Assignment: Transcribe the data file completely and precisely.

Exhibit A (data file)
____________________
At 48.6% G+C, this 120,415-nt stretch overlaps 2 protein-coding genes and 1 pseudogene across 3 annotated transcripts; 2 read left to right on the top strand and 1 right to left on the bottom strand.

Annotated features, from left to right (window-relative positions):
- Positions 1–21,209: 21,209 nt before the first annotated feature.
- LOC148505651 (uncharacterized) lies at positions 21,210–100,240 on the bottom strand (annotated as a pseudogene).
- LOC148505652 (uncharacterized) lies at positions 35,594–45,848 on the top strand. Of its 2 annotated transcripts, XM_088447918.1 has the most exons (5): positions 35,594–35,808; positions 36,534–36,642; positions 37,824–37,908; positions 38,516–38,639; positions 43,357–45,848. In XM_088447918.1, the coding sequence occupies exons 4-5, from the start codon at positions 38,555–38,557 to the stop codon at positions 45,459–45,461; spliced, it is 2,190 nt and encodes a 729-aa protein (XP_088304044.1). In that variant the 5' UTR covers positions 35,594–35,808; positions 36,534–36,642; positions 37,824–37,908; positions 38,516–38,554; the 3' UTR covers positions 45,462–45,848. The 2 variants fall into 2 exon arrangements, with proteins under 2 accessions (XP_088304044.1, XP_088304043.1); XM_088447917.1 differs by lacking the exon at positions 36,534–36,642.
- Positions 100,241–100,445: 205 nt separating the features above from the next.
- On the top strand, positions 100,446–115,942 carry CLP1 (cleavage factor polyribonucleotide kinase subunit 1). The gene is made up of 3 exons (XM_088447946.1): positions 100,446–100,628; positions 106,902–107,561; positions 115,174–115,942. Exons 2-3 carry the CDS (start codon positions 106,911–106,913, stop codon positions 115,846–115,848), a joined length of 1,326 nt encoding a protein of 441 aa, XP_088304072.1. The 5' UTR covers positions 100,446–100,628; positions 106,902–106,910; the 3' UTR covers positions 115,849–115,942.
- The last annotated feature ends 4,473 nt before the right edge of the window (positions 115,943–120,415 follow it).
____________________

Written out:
At 48.6% G+C, this 120,415-nt stretch overlaps 2 protein-coding genes and 1 pseudogene across 3 annotated transcripts; 2 read left to right on the top strand and 1 right to left on the bottom strand.

Annotated features, from left to right (window-relative positions):
- Positions 1–21,209: 21,209 nt before the first annotated feature.
- LOC148505651 (uncharacterized) lies at positions 21,210–100,240 on the bottom strand (annotated as a pseudogene).
- LOC148505652 (uncharacterized) lies at positions 35,594–45,848 on the top strand. Of its 2 annotated transcripts, XM_088447918.1 has the most exons (5): positions 35,594–35,808; positions 36,534–36,642; positions 37,824–37,908; positions 38,516–38,639; positions 43,357–45,848. In XM_088447918.1, the coding sequence occupies exons 4-5, from the start codon at positions 38,555–38,557 to the stop codon at positions 45,459–45,461; spliced, it is 2,190 nt and encodes a 729-aa protein (XP_088304044.1). In that variant the 5' UTR covers positions 35,594–35,808; positions 36,534–36,642; positions 37,824–37,908; positions 38,516–38,554; the 3' UTR covers positions 45,462–45,848. The 2 variants fall into 2 exon arrangements, with proteins under 2 accessions (XP_088304044.1, XP_088304043.1); XM_088447917.1 differs by lacking the exon at positions 36,534–36,642.
- Positions 100,241–100,445: 205 nt separating the features above from the next.
- On the top strand, positions 100,446–115,942 carry CLP1 (cleavage factor polyribonucleotide kinase subunit 1). The gene is made up of 3 exons (XM_088447946.1): positions 100,446–100,628; positions 106,902–107,561; positions 115,174–115,942. Exons 2-3 carry the CDS (start codon positions 106,911–106,913, stop codon positions 115,846–115,848), a joined length of 1,326 nt encoding a protein of 441 aa, XP_088304072.1. The 5' UTR covers positions 100,446–100,628; positions 106,902–106,910; the 3' UTR covers positions 115,849–115,942.
- The last annotated feature ends 4,473 nt before the right edge of the window (positions 115,943–120,415 follow it).